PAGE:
In every era, copyright carries its own backpack of issues. Technology on the one hand, and the drive for knowledge-based development in countries such as Turkey, coupled with a growing feeling by many lawyers, scholars and legislators that copyright has begun to encroach upon the public domain to an unacceptable extent have combined to create a new perspective on the whole field of copyright law today.

The issue is access, and while the Internet is center stage, providing books of all kinds at affordable prices is also a serious and important challenge in countries like Turkey. Many argue that access to books can only be achieved in the absence of strict copyright law. This is short-sighted. Modern authors do indeed need copyright if they are to be afforded a living from their craft. However, the rising prices of textbooks, for example, have left governments of developing countries with scant alternatives to legislating broad educational exceptions to copyright law (which are also contained in the soon to be enacted amendments). The need for up-to-date textbooks, often way beyond the budgets of students in countries like Turkey, have spearheaded broad exceptions to copyright law. Better marketing strategies, such as providing less expensive editions of such works, by textbook publishers could save the ideology and the benefits of copyright law. While profits might be reduced by producing such editions for this rapidly growing market, a reduction of the legal fees incurred in trying to control piracy might well make up the difference. Failure to respond to this growing need, especially given the incipient groundswell against the rigor of copyright, could result in far greater losses than those experienced by today痴 piracy. Further criminalization of copyright law, particularly when applied to publishers, and a reversion to the copyright/censorship partnership will harm not only the image of copyright law, but of the countries who employ such tactics.

Given that authors and publishers have ostensibly thrown in their lot with modern copyright law (as they must do if they want to operate beyond their own national borders), legislators have a responsibility to make it work as intended. This is vastly preferable to risking violation of international law to achieve goals which in addition to being unattainable given the available technology, are completely out of sync with the needs and values of contemporary society. Structuring copyright law to provide adequate civil damages to those who actually suffer loss from piracy would encourage larger and more frequent printings of affordable editions of books (which can be done locally given today痴 technology) while expanding readership and reducing the profitability of pirated editions. Realistic copyright laws which serve social and developmental needs would also provide authors with more reliable support. Perhaps more important still, a stronger, more unified legitimate publishing industry may well provide the necessary bulwark against censorship and other restraints on the freedom of expression.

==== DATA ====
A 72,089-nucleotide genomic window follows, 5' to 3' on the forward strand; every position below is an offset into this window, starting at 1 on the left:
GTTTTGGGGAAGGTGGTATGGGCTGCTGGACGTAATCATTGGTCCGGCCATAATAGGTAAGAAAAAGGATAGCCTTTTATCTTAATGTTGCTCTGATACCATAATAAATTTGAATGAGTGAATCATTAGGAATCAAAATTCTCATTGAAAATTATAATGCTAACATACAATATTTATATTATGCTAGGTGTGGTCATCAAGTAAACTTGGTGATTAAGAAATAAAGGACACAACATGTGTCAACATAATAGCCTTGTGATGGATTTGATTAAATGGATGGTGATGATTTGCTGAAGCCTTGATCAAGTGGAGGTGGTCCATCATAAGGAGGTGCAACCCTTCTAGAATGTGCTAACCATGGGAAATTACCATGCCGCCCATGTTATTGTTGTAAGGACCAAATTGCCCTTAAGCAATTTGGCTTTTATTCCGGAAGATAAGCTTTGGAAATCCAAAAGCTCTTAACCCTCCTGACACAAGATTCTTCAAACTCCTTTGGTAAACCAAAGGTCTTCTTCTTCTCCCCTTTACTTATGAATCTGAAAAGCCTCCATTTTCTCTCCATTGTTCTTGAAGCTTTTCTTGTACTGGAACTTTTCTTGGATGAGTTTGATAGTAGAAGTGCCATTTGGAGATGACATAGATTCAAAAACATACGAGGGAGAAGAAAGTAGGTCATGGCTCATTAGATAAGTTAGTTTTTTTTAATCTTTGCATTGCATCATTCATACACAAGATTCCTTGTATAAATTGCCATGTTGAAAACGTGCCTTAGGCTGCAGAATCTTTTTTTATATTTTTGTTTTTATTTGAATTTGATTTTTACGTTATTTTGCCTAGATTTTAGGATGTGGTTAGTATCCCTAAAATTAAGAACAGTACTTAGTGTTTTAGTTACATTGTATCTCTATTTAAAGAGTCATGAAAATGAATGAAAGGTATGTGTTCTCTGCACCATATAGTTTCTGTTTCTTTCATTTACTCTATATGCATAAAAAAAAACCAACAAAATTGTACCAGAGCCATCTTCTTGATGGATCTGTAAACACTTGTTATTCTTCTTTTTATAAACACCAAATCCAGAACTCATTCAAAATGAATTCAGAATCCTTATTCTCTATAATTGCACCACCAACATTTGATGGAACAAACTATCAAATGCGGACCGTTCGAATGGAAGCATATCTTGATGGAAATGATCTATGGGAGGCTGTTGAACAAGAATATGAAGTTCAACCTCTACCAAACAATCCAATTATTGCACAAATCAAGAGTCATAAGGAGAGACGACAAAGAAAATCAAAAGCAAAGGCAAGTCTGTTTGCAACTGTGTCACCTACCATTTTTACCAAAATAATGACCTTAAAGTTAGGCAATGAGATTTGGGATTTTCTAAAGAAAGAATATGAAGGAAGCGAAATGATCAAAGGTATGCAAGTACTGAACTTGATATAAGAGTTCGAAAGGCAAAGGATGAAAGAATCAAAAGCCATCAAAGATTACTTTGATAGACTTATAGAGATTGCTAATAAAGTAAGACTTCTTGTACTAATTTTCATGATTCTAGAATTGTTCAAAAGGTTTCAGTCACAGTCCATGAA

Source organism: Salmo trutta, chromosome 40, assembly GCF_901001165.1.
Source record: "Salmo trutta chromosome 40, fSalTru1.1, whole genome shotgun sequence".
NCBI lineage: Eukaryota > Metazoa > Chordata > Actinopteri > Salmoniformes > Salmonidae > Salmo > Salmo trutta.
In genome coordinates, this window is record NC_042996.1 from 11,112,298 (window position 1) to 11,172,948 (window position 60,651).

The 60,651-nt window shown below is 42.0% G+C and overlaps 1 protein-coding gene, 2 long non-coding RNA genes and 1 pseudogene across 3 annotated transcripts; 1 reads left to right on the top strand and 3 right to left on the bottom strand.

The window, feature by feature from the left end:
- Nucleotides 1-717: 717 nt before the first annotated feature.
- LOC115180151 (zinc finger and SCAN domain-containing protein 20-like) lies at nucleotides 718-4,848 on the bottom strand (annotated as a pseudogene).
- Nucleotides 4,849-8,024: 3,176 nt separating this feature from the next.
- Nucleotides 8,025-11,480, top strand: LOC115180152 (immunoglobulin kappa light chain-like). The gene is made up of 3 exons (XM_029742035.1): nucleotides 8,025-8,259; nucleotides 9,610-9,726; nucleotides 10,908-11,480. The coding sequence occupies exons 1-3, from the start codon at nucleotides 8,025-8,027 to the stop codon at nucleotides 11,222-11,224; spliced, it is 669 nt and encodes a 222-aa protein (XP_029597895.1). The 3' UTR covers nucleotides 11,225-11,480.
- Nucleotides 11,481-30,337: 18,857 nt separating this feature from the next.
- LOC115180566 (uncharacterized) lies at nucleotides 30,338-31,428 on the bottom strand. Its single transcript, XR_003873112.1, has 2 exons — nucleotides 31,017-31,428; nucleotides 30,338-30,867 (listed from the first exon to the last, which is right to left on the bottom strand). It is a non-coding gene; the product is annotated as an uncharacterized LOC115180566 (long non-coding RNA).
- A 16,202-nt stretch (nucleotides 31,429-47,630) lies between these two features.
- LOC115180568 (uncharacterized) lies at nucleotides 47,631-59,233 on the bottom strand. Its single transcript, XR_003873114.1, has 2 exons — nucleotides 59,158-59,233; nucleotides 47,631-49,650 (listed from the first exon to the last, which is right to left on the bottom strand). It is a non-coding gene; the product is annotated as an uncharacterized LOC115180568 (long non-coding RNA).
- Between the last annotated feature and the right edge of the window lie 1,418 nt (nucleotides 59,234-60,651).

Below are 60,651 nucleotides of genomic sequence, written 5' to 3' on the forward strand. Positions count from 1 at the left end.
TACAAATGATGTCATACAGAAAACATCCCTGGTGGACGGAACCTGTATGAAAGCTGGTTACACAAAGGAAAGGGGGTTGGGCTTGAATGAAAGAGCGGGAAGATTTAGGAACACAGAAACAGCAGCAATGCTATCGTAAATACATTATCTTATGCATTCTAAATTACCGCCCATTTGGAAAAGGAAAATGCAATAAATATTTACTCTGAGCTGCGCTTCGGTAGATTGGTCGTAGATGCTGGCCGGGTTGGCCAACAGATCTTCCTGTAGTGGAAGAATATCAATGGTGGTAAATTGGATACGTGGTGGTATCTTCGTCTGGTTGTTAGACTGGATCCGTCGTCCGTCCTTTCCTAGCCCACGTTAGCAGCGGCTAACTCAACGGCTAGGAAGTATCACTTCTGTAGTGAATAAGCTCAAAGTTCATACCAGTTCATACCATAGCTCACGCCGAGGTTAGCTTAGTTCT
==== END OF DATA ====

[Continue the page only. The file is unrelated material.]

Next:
All this depends on the rule of law, and the creation of a culture of law based on compensation rather than criminalization. Freedom of expression is crucial to support the expression of unpopular words which need to be said. This has been said over and over again by the European Court on Human Rights. And as mentioned above, the Berne Convention itself may well have some bearing on the legality of a bandroll system within the framework of international copyright law. This has not been addressed by any judicial body to date, however.

As a man of law, Mr. Sezer has the potential to make all this understood and effectual. If he succeeds, the draconian bandroll provisions and their potential for censorship will be unnecessary on any works subject to copyright protection. If he doesn稚 succeed in his drive to instill the rule and culture of law, we all have much more to worry about.

Virginia Brown Keyder
JURIST Turkey Correspondent

Lecturer in Law
Bilgi University
Istanbul, TURKEY

June 1, 2000